- More modern: Is somewhat more recent (announced 4 months after the SX60).
Reasons to prefer the Canon PowerShot SX60 HS:
- Maximized detail: Lacks an anti-alias filter to exploit the sensor's full resolution potential.
- Better video: Provides higher movie framerates (1080/60p versus 1080/30p).
- Easier framing: Has an electronic viewfinder for image composition and settings control.
- More flexible LCD: Has a swivel screen for odd-angle shots in portrait or landscape orientation.
- Faster burst: Shoots at higher frequency (6.4 vs 4.2 flaps/sec) to capture the decisive moment.
- Ready to shoot: Has an integrated lens, whereas the M3 necessitates an extra lens.
- Longer lasting: Gets more shots (340 versus 250) out of a single battery charge.
- Sharper images: Has stabilization technology built-in to reduce the impact of hand-shake.
- More affordable: Was introduced at a lower price, despite coming with a built-in lens.
- More heavily discounted: Has been on the market for longer (launched in September 2014).
If the number of relative strengths (bullet points above) is taken as a guide, the M3 is the clear winner of the match-up (14 : 10 points). However, the relevance of individual strengths will vary across photographers, so that you might want to apply your own weighing scheme to the summary points when reflecting and deciding on a new camera. A professional wildlife photographer will view the differences between cameras in a way that diverges from the perspective of a family photog, and a person interested in architecture has distinct needs from a sports shooter. Hence, the decision which camera is best and worth buying is often a very personal one.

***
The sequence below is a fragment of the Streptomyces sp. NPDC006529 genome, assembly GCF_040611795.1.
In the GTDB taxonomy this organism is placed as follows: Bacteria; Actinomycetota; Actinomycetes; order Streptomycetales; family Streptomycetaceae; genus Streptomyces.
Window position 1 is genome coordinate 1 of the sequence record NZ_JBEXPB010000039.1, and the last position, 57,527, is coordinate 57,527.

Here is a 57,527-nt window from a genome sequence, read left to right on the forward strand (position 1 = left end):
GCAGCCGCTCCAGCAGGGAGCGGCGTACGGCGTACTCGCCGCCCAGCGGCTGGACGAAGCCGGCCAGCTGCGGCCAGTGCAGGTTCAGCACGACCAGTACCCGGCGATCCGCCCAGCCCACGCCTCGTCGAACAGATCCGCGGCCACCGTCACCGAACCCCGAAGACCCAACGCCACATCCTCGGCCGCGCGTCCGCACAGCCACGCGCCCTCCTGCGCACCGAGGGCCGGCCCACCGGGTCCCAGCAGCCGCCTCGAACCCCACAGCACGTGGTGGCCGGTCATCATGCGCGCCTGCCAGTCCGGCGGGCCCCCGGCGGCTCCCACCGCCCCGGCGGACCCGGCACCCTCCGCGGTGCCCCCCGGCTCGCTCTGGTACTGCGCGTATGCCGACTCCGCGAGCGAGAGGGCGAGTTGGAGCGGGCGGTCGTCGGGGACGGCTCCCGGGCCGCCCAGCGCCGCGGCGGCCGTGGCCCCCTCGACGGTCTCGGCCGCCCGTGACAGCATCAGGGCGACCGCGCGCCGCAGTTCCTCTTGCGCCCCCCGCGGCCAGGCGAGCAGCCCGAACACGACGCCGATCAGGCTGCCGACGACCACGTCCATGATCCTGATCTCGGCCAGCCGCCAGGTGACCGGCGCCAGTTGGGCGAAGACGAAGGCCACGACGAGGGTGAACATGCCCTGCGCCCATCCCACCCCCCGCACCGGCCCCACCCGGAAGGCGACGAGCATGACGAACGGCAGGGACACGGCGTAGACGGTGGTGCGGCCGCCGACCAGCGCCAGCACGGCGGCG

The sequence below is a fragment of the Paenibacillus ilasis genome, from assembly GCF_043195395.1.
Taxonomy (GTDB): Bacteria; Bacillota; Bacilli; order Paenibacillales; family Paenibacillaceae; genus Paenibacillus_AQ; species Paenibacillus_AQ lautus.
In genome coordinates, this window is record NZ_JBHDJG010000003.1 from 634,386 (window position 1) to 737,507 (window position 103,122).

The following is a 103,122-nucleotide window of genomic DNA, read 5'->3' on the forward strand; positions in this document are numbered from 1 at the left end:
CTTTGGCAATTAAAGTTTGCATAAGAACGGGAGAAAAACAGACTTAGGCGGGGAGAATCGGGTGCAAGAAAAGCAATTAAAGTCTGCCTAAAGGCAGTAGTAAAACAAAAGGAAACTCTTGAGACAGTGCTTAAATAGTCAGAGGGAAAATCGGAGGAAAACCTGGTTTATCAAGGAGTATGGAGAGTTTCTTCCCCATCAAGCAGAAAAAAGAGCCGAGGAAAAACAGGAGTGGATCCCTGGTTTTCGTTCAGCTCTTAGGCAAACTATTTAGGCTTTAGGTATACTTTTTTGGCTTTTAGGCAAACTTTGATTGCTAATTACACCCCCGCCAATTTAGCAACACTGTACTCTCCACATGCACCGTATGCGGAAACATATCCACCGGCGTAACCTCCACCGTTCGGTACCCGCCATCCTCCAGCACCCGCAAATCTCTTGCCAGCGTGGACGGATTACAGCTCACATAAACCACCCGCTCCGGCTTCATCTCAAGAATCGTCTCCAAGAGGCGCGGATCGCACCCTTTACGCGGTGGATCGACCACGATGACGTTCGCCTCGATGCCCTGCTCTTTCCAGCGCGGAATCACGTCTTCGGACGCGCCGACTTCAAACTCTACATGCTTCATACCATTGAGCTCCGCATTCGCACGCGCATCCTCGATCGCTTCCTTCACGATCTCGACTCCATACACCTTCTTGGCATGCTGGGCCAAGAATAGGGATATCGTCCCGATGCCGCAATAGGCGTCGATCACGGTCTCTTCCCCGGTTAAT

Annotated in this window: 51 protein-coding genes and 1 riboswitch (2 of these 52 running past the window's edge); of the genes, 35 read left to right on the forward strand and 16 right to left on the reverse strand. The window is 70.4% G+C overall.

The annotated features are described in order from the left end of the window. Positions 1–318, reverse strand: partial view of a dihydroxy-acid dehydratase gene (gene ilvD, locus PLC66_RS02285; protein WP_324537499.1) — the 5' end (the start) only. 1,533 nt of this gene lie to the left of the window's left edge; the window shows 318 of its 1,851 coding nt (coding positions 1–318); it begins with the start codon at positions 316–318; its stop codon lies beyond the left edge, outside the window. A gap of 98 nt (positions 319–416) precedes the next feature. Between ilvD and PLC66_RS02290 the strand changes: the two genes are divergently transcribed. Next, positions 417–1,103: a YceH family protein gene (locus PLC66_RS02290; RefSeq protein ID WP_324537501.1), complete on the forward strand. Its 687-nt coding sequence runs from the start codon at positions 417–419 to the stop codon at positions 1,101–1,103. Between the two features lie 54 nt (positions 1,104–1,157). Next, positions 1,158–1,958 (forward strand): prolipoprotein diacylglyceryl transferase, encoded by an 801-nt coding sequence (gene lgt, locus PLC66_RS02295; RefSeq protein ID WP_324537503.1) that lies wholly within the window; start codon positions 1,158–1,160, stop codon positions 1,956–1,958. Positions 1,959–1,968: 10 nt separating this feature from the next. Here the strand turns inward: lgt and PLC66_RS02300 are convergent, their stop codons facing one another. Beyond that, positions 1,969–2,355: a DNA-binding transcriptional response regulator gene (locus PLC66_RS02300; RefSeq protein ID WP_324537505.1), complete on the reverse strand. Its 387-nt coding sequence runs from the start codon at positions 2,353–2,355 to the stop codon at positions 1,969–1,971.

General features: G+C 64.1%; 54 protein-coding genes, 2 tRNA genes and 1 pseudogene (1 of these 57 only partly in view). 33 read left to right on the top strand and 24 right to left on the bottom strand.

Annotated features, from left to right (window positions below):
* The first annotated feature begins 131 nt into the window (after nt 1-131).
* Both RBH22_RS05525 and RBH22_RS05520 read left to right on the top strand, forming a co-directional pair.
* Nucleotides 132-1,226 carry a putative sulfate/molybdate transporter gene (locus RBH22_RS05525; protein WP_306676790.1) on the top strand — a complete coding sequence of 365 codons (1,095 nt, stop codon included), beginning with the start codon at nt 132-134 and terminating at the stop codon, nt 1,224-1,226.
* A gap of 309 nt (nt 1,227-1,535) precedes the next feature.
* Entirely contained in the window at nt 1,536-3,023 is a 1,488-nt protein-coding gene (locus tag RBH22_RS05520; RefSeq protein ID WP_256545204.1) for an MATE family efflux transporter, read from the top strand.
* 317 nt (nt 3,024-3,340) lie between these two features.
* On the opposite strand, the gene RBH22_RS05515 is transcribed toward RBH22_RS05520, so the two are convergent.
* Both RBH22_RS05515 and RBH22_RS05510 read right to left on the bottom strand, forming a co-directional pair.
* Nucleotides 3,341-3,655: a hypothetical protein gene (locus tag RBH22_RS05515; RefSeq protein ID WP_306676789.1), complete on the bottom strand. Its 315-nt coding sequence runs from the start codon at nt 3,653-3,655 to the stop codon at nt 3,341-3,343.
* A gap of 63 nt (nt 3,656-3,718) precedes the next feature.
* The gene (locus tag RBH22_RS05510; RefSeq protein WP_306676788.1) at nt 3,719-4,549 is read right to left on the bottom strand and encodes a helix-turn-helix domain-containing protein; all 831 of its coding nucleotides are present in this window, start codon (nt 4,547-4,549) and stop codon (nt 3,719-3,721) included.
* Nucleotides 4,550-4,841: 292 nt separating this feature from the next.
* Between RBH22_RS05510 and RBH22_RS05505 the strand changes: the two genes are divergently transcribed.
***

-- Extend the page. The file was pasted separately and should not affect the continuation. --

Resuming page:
How about other alternatives? Do the specifications of the Canon M3 and the Canon SX60 place the cameras among the top in their class? Find out in the latest Best Mirrorless Interchangeable Lens Camera and Best Superzoom Camera listings whether the two cameras rank among the cream of the crop.
In any case, while the specs-based evaluation of cameras can be instructive in revealing their potential as photographic tools, it remains incomplete and does no justice, for example, to the way the M3 or the SX60 perform in practice. User reviews that are available, for instance, at amazon can sometimes shed light on these issues, but such feedback is all too often partial, inconsistent, and inaccurate.
This is why expert reviews are important. The adjacent summary-table relays the overall verdicts of several of the most popular camera review sites (amateurphotographer [AP], cameralabs [CL], dpreview [DPR], ephotozine [EPZ], photographyblog [PB]). As can be seen, the professional reviewers agree in many cases on the quality of different cameras, but sometimes their assessments diverge, reinforcing the earlier point that a camera decision is often a very personal choice.
|1.||Canon M3||4/5||o||75/100||4.5/5||4/5||Feb 2015||679|
|2.||Canon SX60||3/5||+ +||75/100||4/5||4.5/5||Sep 2014||549|
|3.||Canon SX70||..||+ +||..||3.5/5||3.5/5||Sep 2018||549|
|4.||Canon M6||..||..||80/100||4/5||4/5||Feb 2017||779|
|5.||Canon M100||3/5||+||..||4/5||3.5/5||Aug 2017||499|
|6.||Canon G7 X Mark II||4.5/5||+ +||81/100||4.5/5||4.5/5||Feb 2016||699|
|7.||Canon M5||4/5||+||82/100||4/5||4/5||Sep 2016||979|
|8.||Canon 750D||5/5||..||75/100||4.5/5||4.5/5||Feb 2015||749|
|9.||Canon G5 X||5/5||+ +||78/100||4.5/5||4.5/5||Oct 2015||799|
|10.||Canon M10||..||..||..||..||4/5||Oct 2015||499|
|11.||Canon G1 X Mark II||3/5||+||77/100||4/5||4.5/5||Feb 2014||799|
|12.||Canon G7 X||4/5||+ +||77/100||4.5/5||4.5/5||Sep 2014||699|
|13.||Canon G16||4/5||+||..||4.5/5||4.5/5||Aug 2013||549|
|14.||Canon M||3/5||+||..||4/5||4/5||Jul 2012||599|
|15.||Canon SX50||3/5||+ +||72/100||4.5/5||4.5/5||Sep 2012||429|
|16.||Panasonic FZ330||..||+ +||..||4.5/5||4.5/5||Jul 2015||599|
|17.||Sony A6000||5/5||+||80/100||4.5/5||5/5||Feb 2014||599|